The Millenial–Crypto Love Story
Why do millennials embrace cryptocurrencies much more than the other generations?
Breakup with Banks
- 77% of wealthy millennials feel that traditional banking system only favors the rich and influential
- 75% expressed concern over the probability of the global financial system being compromised and losing vital information
77% think that the current bad attitude of the financial system could lead to another major recession
The Crypto Attraction
- According to the millennials, cryptos neither break their hearts or wallets
- 25% of affluent millennials own cryptocurrencies with a further 31% planning to buy them
- 74% of millennials opine that blockchain technology would make the global financial system safer
- 88% of millennials prefer cryptocurrencies as an investment, while 42% prefer them as savings
- In 2018, the total number of crypto accounts doubled to more than 35 million
- Millennials feel that during tough times cryptocurrencies make practical and financial sense as the latter
- Eliminate middlemen fee
- Blockchain keeps the transaction records secure and incorruptible
- Prevent discrimination based on social status
- Encourage buying with conscience rather than through exploitative business practices
Presently, there are 100 million owners, 400,000 daily BTC users, 42 million BTC wallets, and 53 million BTC traders. The millennials (25 to 39 years old) hold around 2% of their wealth in GBTC (Grayscale Bitcoin Trust) in comparison to 1.6% of the wealth in Netflix stocks and 1.7% in Walt Disney stocks. Cryptos have fans in Hollowood too. Some of the celebrity crypto-investors include Paris Hilton, Mike Tyson, and Ashton Kutcher, to name a few.
Comparisons To Make Sense
Cryptocurrencies are very much a millennial’s playing field, with 17% of millennials, 8.75% of GenX, and 2.24% of baby boomers claiming to own digital currency. And, 11% of millennials, 10% GenX, and 3.81% boomers are planning to buy cryptos in the future. Consider the comparison charts given below.
|Who Owns How Much|
|Cryptocurrency||% owing it||Average Purchase (USD)|
|Country-wise Crypto Consumption|
|Country||% owing crypto|
|USA, Austria, Germany, and Italy||8|
|Australia and the Netherlands||7|
|UK and France||6|
|Cryptocurrencies by Gender %|
|Lack of Interest in Crypto Generation-wise %|
Baby Boomers Disinterest Toward Crypto
The richest generation in U.S. history, baby boomers account for nearly 70% of the country’s national disposable income and are predicted to inherit around $13 trillion in the next two decades. But only less than 7% of the boomers have shown interest toward the $87-billion crypto market. Among the famous crypto-hating baby boomers is Berkshire Hathaway CEO Warren Buffet. The billionaire, in general majority of the baby boomers, considered cryptocurrency as having no unique value, no principal safety, and no adequate returns. He also opined that cryptocurrencies do not produce anything and are just a mirage, and that they are an investment hazard. However, he did recognize the prospects of blockchain technology.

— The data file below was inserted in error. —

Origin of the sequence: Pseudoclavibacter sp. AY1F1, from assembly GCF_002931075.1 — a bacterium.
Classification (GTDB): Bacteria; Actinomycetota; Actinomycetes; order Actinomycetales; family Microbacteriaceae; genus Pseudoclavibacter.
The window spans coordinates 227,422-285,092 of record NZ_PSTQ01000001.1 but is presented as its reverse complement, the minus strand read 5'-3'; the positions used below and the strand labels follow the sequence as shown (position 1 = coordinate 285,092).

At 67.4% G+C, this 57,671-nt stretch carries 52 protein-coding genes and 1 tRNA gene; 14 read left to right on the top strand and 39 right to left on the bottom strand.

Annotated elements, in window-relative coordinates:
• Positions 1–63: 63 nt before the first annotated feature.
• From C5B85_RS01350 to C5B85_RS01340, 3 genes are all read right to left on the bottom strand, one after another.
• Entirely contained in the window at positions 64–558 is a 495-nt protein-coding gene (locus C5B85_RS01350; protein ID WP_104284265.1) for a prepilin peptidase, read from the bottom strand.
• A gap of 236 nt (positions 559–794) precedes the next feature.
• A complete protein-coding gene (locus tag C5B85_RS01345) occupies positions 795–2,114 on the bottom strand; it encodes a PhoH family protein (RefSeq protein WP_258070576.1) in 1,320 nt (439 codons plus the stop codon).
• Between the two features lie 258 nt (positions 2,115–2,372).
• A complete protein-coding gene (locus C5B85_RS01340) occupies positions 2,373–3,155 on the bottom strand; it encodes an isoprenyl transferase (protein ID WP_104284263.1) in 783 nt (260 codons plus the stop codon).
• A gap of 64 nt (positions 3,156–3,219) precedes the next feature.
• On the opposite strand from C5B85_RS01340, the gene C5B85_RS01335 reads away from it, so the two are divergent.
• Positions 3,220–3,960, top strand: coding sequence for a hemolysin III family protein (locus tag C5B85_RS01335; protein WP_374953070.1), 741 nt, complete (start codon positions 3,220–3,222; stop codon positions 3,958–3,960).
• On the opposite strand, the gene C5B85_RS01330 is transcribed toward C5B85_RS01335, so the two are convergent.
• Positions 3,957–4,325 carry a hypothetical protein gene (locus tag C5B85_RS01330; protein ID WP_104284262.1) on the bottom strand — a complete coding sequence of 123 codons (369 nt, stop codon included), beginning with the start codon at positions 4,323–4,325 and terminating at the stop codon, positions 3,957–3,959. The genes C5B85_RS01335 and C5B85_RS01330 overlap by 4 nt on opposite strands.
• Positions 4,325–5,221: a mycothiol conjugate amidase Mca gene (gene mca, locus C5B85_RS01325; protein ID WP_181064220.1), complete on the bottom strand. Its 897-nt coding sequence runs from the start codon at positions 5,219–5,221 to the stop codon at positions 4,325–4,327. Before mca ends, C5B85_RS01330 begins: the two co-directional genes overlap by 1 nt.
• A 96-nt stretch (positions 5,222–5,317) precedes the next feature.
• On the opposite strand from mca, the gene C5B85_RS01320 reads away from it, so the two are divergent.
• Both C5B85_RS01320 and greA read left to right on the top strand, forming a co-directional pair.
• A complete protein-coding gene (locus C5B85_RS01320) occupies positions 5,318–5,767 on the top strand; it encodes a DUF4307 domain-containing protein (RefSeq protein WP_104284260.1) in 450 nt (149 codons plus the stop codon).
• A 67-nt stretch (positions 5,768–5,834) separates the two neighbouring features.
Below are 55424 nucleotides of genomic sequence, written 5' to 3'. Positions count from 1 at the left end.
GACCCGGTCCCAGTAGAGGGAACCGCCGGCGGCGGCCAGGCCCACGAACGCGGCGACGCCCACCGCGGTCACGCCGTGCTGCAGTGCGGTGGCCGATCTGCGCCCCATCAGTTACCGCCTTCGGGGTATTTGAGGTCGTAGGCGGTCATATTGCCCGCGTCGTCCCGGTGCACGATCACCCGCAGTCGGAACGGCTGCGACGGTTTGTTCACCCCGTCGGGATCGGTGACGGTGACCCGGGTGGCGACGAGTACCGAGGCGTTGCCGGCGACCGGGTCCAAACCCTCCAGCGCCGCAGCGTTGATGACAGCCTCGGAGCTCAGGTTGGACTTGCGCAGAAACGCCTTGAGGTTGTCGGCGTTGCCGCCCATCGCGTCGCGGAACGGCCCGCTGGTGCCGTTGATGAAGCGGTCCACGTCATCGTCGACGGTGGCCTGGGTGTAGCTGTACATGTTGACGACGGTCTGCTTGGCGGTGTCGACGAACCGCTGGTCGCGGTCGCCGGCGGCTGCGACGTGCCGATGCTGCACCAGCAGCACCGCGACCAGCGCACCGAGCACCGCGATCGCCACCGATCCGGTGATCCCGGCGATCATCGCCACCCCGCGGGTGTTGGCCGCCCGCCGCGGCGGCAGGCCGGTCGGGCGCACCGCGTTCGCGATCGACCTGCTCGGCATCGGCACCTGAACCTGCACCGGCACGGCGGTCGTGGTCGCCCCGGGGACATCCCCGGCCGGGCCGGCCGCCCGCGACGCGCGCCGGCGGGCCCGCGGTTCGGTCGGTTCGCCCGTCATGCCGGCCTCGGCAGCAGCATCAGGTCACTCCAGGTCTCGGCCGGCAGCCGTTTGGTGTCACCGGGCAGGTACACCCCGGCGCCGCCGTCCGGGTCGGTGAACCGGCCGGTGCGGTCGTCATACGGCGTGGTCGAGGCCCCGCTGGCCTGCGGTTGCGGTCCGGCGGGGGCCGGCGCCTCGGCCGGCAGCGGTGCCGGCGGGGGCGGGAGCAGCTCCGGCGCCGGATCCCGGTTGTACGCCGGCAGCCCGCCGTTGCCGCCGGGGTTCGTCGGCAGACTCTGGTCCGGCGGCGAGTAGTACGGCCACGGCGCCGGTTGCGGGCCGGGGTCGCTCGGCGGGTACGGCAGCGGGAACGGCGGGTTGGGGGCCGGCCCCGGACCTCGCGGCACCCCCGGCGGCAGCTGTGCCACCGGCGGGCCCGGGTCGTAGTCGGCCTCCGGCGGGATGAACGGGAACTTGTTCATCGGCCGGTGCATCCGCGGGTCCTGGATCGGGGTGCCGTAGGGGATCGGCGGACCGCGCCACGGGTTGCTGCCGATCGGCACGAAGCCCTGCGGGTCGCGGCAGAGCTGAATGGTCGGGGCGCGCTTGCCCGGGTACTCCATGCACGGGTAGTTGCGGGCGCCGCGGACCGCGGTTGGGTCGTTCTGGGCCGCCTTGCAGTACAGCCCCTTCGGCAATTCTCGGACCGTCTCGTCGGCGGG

Millennials own only 3% of the U.S. wealth share, a paltry proportion when compared to the wealth share of the baby boomers. One reason as to why millennials have tilted toward cryptocurrencies is perhaps to narrow this wealth gap between the current generation and the elder generations. Older generation’s logic is to spend $100,000 on college but not $1,000 in cryptos: the former offers returns in the forms of education and jobs, whereas the latter is too risky. Bitcoin may represent the future and reach parity with gold, but it is yet to face a real-world test, something like the 2007–2008 financial crisis that would show everyone it’s a real performance during a macroeconomic crisis. Digital currencies are surging ahead but still need the stability of fiat currencies or gold to be on par with the traditional assets and also to sustain in today’s competitive world.
According to the World Gold Council, the younger generation is more crypto-oriented than, the older generation, and that young investors are more willing to take investment risks and do not consider cryptocurrencies as insecure, speculative, or short term. On the other hand, the older generation prefers capital preservation and are thus more skewed toward gold that guarantees long-term needs. But as crypto awareness across all demographics and institutional interest continue to grow, this imbalance would likely change for the better.